This is the total part of the CAC calculated as a percentage. This metric tells us what impact the cost of the marketing team has on the cost of customer acquisition. It is calculated by taking all marketing costs and dividing them by the total marketing and sales costs used in the CAC.
LTV Life Time Value between CAC:
This metric provides information on the total value the company receives for each client compared to the investment made to achieve it. It is calculated by obtaining the Life Cycle Value and dividing it by the CAC.
CCS investment payback time:
This is the time your company needs to bring back the money invested in CCS to acquire new customers. It is calculated by taking the CAC and dividing it by the adjusted profit margin per month for the average number of new customers.
Percentage of clients originating from Marketing:
This metric shows us what new clients we have thanks to the efforts of the Marketing department. It is calculated by taking all new customers over a period of time and calculating the percentage of those generated by a campaign.
Percentage of customers influenced by Marketing:
This includes all customers with whom the Marketing department has interacted throughout the sales cycle. In order to calculate it. All the new clients are taken during a determined period of time and the percentage of those with which the Marketing department interacted is calculated.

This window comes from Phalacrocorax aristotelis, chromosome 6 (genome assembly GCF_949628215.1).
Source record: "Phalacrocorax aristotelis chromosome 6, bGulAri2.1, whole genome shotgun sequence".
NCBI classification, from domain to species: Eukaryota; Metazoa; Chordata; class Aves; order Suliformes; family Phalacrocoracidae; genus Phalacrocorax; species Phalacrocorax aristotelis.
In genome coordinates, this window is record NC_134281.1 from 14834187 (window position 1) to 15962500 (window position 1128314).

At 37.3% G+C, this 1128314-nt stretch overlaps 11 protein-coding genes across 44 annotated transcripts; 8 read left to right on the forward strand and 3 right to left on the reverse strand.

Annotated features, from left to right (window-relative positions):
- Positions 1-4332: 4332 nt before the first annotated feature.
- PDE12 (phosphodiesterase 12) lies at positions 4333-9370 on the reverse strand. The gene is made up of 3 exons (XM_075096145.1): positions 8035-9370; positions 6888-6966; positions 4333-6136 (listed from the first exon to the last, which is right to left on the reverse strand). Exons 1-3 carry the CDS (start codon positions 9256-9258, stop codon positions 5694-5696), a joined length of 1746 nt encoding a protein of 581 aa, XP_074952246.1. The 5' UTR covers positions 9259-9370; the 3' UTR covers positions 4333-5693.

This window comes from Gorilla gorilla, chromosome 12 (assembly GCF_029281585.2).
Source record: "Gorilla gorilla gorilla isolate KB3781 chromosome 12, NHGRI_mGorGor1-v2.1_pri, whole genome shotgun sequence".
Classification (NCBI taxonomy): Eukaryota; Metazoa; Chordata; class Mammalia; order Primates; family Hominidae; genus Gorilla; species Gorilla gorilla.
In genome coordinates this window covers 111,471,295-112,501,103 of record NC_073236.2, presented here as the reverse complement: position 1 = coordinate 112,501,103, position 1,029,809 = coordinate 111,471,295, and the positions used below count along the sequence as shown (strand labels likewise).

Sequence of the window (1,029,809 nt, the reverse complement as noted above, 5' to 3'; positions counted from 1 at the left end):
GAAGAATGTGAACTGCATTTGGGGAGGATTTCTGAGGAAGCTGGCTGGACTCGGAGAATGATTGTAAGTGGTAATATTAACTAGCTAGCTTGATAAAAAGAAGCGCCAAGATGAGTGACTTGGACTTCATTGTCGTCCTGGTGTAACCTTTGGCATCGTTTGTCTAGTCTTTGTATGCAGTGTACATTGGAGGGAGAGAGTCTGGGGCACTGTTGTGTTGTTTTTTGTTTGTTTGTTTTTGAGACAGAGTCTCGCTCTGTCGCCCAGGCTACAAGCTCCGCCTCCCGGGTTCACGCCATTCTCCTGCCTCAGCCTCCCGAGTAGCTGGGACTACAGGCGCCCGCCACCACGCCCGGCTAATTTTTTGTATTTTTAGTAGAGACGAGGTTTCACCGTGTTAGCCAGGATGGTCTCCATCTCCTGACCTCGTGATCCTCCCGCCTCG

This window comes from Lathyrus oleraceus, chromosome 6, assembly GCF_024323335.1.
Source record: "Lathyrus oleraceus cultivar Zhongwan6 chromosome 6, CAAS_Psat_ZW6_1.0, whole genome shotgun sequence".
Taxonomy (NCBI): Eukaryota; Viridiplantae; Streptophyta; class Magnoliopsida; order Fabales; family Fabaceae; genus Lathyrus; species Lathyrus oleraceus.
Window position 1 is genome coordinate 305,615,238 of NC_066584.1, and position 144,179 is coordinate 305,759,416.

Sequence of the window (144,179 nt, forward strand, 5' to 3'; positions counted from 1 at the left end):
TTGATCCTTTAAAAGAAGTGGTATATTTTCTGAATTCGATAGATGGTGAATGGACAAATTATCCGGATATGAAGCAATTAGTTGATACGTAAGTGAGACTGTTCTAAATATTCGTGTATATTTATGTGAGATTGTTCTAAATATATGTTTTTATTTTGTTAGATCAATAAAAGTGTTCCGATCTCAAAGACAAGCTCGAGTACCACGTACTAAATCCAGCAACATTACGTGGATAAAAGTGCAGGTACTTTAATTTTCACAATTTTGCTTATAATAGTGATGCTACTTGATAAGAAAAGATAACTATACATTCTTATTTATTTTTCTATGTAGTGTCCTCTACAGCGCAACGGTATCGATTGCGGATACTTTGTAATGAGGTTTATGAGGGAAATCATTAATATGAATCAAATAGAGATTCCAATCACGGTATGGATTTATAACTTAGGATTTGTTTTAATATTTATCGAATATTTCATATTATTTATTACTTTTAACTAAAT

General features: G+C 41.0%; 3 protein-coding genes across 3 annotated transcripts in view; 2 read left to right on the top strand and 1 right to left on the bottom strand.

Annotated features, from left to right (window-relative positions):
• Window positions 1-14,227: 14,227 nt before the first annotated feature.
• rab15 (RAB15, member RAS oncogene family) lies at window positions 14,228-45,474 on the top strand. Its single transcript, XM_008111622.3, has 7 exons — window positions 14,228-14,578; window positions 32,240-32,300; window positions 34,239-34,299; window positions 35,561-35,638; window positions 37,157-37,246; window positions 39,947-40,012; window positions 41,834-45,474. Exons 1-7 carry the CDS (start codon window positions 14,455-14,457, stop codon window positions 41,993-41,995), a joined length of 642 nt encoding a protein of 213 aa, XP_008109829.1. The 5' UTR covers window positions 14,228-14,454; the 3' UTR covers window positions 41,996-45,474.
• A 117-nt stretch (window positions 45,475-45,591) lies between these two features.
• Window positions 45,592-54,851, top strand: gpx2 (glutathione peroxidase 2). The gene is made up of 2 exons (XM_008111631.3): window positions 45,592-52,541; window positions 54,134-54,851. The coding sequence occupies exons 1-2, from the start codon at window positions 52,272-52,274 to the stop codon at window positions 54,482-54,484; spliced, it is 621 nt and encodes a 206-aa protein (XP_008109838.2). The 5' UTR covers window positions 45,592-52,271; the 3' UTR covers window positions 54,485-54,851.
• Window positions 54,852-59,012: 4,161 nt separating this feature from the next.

Common Mistakes in Creating a Marketing Plan
Although it is hard to believe, there are mistakes that are repeated in companies with respect to the elaboration of a Marketing Plan. The most common are the following:
Lack of coordination between online and offline marketing
It is very important that the actions carried out in the online environment are coordinated with those carried out offline. It is essential to understand the company as a whole that moves in several environments but conveys a single message and uses the various tools of both to achieve their objectives.
Ignoring the competition
Many companies skip this important step that we detailed earlier in the market analysis. It is vital to be aware of what the competition is doing to anticipate and take advantage. Surely one (or more) of our competitors are aware of our movements.
Quantity prevails over quality
Today, there are many entrepreneurs obsessed with the number of followers on social networks or the number of people attending a particular event organized by the company. We will obtain much higher profitability if the users we attract are real potential customers of our product.
Lack of professionalism
There are still companies that do not give enough importance to the marketing department. And leave their development in the hands of the scholarship holder or amateur relatives.
If we want to achieve the expected results. It is important to have marketing professionals either internally or through an external agency.
Do not measure
There are wonderful Marketing Plans that are lame because once implemented they do not include the final step of evaluating results. If we do not measure. We cannot know what has worked in our Plan and what has not.
Nor will we know the impact of our actions. Knowing how the campaign has gone is fundamental to start a new one and continue growing.